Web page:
I got an email this week that really got me thinking. It was from a good friend and CTS Athlete, Irv Tremblay, about his son’s victory at a recent 100km gravel race in Saskatchewan, Canada. Now, in a week where fellow CTS Athlete Ty Magner won the first stage of the Tour of Utah and Robin Carpenter is leading in the UCI Americas Tour (both coached by CTS Coach Colin Izzard), you might think I’d be more focused on the pros, but Marc Tremblay’s win stuck with me because he’s been coached by CTS since he first started riding a bike.
Many, if not most, cyclists who sign up for coaching have been riding and/or racing for some time before they get a coach. Over the years I think that has led to the belief within the endurance sports community, including runners, triathletes, and cyclists, that you need to train and learn on your own first before you “deserve” or are “good enough” to benefit from a coach. Marc provides a great example of what’s wrong with that mindset.
Endurance sports are one of the only places where athletes seek out coaching or instruction after starting out in a sport on their own. Beginning skiers get lessons, as do novice golfers. Youth sports and scholastic team sports all start out with coaching and instruction. Yet in cycling, triathlon, and running, athletes for some reason stick to this belief they have to learn on their own before seeking instruction. Here are some of the benefits of following Marc Tremblay’s lead.
Establish good training habits early
Experienced endurance athletes usually have a list of training mistakes they made when they were starting out. Riding without water bottles. Going hard every day. Never taking a rest day. Riding with the wrong gear. We look back at those errors now and chuckle. But how many athletes quit an activity they may have excelled in because those mistakes robbed kept them from making progress and made those activities difficult and painful? How many athletes took two or three years to achieve performance improvements they could have enjoyed in their first season?
Whether they are good or bad, habits are hard to break. Starting out with with a coach means there’s someone to teach you good training habits right from the beginning. Over time these habits become ingrained and automatic, enabling you to move on to more advanced skills and events sooner.
Skip the Setbacks
One of the hardest lessons to learn as a novice athlete is when to rest. We live in a fast-paced world that lionizes people for working harder than the next person: “Sleep is for losers.” “While you’re resting someone else is out there working.” But that mentality doesn’t translate to endurance sports. Yes, you have to work hard in training, but you only make progress when you rest. Overworking is a recipe for exhaustion and injury, and novice athletes fall into this trap year after year.
All athletes deal with setbacks, whether from injury, illness, or competing priorities. Starting out with a coach reduces the frequency and duration of these setbacks because you are working with a professional who has the experience to see where you’re heading and guide you to a more positive outcome.
Dial in nutrition and hydration routines
Every season I talk with athletes who have been endurance athletes for 20 years and still haven’t figured out how to keep themselves properly fueled and hydrated for optimal performance. A lot of this goes back to the habits I talked about earlier. They started out eating and drinking a certain way and stuck with it. “It works for me”, they say. I typically ask them to try it my way for three weeks and then see if they still say that. With rare exception they agree their old way wasn’t really working as well as they thought.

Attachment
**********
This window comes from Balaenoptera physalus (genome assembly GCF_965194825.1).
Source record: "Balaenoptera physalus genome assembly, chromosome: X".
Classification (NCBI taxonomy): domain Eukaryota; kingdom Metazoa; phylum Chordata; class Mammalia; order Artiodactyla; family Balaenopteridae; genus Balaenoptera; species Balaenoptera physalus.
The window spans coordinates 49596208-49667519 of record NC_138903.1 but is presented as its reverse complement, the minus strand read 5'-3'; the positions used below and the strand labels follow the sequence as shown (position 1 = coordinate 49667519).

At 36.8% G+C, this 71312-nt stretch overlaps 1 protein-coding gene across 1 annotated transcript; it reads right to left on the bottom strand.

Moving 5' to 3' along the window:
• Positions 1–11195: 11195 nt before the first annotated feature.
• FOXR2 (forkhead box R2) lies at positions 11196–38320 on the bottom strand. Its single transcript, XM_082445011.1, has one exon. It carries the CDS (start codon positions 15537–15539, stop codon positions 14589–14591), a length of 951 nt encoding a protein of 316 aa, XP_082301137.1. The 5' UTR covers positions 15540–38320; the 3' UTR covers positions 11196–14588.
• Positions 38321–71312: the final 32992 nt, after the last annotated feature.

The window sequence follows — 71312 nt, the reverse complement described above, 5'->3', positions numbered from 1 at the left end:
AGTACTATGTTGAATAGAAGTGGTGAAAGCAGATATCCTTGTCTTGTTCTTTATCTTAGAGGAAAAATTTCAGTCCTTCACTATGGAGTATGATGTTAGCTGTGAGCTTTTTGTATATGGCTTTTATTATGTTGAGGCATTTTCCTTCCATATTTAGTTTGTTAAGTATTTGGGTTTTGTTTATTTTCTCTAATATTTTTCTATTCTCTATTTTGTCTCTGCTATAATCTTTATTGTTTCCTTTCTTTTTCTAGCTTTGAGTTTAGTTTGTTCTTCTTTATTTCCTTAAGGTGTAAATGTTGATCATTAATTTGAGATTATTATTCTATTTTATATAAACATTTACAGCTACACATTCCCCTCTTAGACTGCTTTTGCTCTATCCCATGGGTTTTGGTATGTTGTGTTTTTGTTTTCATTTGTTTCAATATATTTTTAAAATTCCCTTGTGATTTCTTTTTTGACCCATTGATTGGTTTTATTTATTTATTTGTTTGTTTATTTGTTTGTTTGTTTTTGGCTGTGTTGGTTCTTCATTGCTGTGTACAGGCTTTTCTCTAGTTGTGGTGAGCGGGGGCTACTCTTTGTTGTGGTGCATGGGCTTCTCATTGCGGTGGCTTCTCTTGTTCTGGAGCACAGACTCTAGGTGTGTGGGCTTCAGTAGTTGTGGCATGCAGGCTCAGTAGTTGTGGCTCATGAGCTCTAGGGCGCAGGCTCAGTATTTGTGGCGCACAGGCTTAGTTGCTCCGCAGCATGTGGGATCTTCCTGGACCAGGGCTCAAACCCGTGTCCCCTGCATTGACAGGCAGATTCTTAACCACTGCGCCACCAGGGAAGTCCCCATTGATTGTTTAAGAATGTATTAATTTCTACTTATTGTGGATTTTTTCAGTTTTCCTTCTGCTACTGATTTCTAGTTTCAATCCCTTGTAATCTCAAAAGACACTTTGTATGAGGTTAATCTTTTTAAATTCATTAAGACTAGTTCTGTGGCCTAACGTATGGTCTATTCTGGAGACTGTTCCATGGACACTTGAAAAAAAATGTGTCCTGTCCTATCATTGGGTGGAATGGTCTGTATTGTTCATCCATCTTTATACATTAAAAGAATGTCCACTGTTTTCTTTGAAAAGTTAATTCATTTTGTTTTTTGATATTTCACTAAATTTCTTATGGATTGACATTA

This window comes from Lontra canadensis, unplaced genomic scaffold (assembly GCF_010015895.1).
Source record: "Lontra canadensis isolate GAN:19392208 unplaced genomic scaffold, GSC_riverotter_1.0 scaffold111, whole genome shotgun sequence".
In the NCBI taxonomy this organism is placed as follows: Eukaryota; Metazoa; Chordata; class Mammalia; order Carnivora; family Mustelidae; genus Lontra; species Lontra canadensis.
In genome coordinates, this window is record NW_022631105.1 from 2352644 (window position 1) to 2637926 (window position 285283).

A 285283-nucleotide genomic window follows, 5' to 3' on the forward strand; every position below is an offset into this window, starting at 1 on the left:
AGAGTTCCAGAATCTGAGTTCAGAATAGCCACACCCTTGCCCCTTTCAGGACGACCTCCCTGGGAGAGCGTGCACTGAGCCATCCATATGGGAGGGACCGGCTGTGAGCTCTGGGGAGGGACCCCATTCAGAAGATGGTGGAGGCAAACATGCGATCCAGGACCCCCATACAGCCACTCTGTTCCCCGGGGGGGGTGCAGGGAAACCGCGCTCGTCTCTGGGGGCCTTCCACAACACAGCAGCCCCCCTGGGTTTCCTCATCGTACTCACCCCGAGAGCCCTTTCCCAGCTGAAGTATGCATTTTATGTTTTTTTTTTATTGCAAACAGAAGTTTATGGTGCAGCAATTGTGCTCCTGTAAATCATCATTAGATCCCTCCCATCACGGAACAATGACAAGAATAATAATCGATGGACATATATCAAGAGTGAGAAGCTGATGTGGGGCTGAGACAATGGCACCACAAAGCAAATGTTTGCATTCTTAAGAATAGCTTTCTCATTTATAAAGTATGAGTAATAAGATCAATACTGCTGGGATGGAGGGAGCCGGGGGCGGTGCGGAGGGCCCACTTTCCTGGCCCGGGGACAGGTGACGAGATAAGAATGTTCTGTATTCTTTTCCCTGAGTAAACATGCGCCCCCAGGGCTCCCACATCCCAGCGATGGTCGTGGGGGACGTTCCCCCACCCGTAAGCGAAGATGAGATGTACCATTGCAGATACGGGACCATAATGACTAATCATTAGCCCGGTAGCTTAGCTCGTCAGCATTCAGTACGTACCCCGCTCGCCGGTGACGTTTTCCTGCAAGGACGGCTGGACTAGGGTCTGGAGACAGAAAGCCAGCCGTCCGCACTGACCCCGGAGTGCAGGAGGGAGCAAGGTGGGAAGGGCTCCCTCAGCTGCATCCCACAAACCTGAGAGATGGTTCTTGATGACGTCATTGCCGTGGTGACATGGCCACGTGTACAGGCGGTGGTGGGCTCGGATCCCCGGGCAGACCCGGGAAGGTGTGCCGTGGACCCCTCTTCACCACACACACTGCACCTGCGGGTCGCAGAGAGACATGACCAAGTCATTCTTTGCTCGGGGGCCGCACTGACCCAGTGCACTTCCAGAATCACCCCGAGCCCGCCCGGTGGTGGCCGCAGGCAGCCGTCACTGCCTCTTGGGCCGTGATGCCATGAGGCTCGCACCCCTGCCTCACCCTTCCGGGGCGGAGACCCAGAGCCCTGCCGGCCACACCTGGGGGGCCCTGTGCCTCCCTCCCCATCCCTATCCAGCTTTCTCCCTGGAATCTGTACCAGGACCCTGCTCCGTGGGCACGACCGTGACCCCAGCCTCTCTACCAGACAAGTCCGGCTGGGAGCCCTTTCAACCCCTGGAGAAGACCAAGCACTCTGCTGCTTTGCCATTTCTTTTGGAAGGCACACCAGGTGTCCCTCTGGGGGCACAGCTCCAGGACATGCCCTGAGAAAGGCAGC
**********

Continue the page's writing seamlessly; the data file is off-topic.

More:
The biggest change I recommend for people is to drink more and eat less. It’s not that cyclists shouldn’t consume calories during rides; it’s that they typically overestimate their caloric needs and underestimate their fluid needs. By focusing on hydration in your bottles and calories in your pockets, it encourages athletes to drink more in response to increased temperature and workload without inadvertently overloading the stomach with calories.
Get fit enough to learn
There is a critical transition that happens in any endurance sport when the basics become automatic and whole new side of the sport comes into view: strategy. For endurance athletes this occurs when an athlete progresses past the point of constantly worrying about keeping up. A novice cyclist is so consumed by the effort and actions required to stay on a wheel, stay in the draft, take the corners, and ride in close quarters that there’s no time or capacity left to think about positioning and tactics.
There comes a point where that novice’s fitness gets to the point where being dropped from the group is no longer a significant risk, and that’s when a rider becomes a racer. That’s when a rider who isn’t interested in competition gains confidence in the group ride and starts having a lot more fun. That’s when the century rider starts taking in the scenery instead of staring at the wheel in front of him or her. It’s hard to learn skills when you’re struggling to hang on, and working with a coach accelerates the timeline so new athletes can make this transition sooner.
Marc Tremblay experienced all of these benefits from working with Coach Kirk Nordgren right from the beginning of his interest in cycling. It cut down on the time it took for Marc to go from a novice to a competitor, and from pack-fill to winner. So, if you’re reading this and just getting started as an endurance athlete, it’s time to drop this antiquated idea you have to reach some arbitrary level of fitness or performance, or that you have to look a certain way or have any specific equipment before you deserve or would benefit from working with a professional. There’s no minimum qualification for seeking improvement.
CEO and Head Coach of CTS
Images used with permission from Lewis Images